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HEAL: Head-off Environmental Asthma in Louisiana

HEAL: Head-off Environmental Asthma in Louisiana

Addressing Childhood Asthma in Post-Katrina New Orleans
A program of the National Institutes of Health

Smiling children

About HEAL

The Head-off Environmental Asthma in Louisiana (HEAL) Project is a collaborative research project conducted by the Tulane University Health Sciences Center and the New Orleans Department of Health. The purpose of the project is to learn about the effects of mold and other indoor allergens on children with asthma in post-Katrina New Orleans. Another goal of the HEAL Project is to look at inherited differences in childrens response to mold and indoor allergens. The project is funded by the National Institute of Environmental Health Sciences (NIEHS), the National Center for Minority Health and Health Disparities (NCMHD), the Foundation for the National Institutes of Health (FNIH), and the Merck Childhood Asthma Network, Inc. (MCAN). NIEHS and NCMHD are part of the National Institutes of Health (NIH).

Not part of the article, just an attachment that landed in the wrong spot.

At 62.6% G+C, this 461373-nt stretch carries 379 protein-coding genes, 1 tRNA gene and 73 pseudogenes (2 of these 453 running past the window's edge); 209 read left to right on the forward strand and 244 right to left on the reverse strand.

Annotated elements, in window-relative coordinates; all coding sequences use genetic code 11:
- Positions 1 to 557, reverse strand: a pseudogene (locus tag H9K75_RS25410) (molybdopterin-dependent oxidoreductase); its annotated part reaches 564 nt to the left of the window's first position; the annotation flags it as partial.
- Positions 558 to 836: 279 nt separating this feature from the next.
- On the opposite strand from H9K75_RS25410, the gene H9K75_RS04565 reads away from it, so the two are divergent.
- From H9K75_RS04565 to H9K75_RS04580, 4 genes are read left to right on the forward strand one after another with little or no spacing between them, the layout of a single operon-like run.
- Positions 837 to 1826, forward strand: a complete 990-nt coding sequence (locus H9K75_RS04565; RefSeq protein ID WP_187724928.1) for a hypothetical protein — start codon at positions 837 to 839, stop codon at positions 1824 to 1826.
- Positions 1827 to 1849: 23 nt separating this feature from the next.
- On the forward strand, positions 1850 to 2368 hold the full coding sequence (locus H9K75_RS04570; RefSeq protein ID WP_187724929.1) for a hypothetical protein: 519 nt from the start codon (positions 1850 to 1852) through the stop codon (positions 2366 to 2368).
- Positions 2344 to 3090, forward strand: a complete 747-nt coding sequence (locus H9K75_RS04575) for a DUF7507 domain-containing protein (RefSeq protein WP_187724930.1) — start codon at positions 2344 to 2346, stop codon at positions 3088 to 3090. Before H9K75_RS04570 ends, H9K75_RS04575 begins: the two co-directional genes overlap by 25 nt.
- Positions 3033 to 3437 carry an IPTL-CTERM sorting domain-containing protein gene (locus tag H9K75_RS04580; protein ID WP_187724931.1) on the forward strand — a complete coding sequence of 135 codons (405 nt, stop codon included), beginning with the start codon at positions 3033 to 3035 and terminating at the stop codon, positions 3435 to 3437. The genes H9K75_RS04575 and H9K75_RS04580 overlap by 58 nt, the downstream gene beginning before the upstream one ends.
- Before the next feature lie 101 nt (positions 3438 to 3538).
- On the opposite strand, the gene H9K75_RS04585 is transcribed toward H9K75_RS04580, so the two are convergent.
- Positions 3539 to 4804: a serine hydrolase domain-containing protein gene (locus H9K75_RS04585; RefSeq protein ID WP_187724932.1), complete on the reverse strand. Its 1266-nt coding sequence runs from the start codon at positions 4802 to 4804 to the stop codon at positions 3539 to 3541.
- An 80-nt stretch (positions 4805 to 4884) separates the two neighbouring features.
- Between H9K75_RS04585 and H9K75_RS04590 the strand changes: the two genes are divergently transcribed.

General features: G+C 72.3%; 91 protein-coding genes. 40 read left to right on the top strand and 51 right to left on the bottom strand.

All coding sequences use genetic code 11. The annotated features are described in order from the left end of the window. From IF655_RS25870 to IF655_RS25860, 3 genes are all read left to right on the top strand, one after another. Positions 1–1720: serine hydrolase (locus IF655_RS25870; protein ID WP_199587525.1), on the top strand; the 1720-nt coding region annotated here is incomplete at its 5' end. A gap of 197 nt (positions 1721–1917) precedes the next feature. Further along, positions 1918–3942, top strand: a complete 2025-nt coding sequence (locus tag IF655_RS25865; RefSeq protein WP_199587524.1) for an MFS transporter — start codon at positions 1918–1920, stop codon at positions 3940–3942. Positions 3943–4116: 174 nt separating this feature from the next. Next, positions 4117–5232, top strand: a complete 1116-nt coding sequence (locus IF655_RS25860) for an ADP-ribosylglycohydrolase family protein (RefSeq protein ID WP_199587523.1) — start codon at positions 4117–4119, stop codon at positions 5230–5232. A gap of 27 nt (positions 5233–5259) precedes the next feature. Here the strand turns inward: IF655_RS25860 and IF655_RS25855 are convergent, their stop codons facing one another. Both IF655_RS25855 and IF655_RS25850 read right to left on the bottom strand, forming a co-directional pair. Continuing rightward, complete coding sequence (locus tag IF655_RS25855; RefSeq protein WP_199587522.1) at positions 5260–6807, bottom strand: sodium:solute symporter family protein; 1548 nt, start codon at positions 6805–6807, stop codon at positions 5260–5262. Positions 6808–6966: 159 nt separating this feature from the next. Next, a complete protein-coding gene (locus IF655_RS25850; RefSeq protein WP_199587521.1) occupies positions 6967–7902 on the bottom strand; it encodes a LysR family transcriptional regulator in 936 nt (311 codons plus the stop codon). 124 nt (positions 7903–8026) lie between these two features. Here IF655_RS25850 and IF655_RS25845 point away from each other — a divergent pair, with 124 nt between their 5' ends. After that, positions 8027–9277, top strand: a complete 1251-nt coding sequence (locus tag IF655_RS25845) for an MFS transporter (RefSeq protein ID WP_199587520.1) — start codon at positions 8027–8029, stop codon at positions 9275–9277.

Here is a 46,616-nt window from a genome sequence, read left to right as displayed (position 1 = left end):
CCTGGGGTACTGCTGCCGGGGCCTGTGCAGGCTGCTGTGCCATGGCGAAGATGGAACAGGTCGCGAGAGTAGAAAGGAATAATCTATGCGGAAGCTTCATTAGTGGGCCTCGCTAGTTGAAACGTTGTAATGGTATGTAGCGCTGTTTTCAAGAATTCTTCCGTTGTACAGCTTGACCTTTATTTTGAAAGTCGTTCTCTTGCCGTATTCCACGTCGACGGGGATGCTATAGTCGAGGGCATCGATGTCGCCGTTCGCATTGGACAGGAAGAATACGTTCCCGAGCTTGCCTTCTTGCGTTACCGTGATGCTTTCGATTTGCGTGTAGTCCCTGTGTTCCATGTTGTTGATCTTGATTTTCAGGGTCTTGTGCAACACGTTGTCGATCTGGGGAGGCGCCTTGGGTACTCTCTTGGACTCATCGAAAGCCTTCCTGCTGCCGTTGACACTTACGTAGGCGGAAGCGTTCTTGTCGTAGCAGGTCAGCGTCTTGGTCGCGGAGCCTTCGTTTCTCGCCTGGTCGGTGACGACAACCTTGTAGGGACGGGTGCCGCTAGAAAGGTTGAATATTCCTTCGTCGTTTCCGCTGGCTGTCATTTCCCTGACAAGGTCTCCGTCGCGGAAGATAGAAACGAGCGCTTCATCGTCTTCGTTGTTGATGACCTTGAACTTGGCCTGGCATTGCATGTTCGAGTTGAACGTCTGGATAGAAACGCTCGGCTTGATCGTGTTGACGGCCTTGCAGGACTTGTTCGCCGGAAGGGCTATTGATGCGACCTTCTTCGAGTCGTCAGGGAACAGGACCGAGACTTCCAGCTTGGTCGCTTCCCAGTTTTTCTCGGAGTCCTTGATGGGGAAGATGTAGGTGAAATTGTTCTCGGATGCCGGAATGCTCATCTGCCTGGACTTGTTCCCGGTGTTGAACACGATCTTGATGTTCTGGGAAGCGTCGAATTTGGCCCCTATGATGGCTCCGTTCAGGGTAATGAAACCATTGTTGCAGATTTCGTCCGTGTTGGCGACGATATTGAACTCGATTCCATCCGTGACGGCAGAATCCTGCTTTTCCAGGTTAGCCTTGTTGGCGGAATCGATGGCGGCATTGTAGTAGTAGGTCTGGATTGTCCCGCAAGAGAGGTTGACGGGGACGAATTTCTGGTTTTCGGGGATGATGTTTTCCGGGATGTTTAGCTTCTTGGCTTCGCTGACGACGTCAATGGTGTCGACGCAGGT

Childhood asthma is on the rise in the United States, especially among minority inner-city children. Up to 24 percent of minority children living in cities like New Orleans may have asthma. Asthma is the number one reason children miss school due to chronic illness, and the second leading cause of childrens emergency department visits. The rapidly increasing rates of asthma are thought to be related in part to increases in allergies and environmental exposures, such as mold, moisture and other allergens. Another factor that worsens asthma is the lack of access to health care. In New Orleans and in many other cities, both poor access to health care and environmental exposures to mold and allergens are likely to contribute to asthma at the same time. The post-Katrina New Orleans environment presents an opportunity to determine ways to promote better medical management and safer home environments in an effort to improve the health of local children with asthma.

HEAL has now gone to a phase II, and is being led by William Martin, M.D. , at the National Institute of Child Health and Human Development (NICHD).

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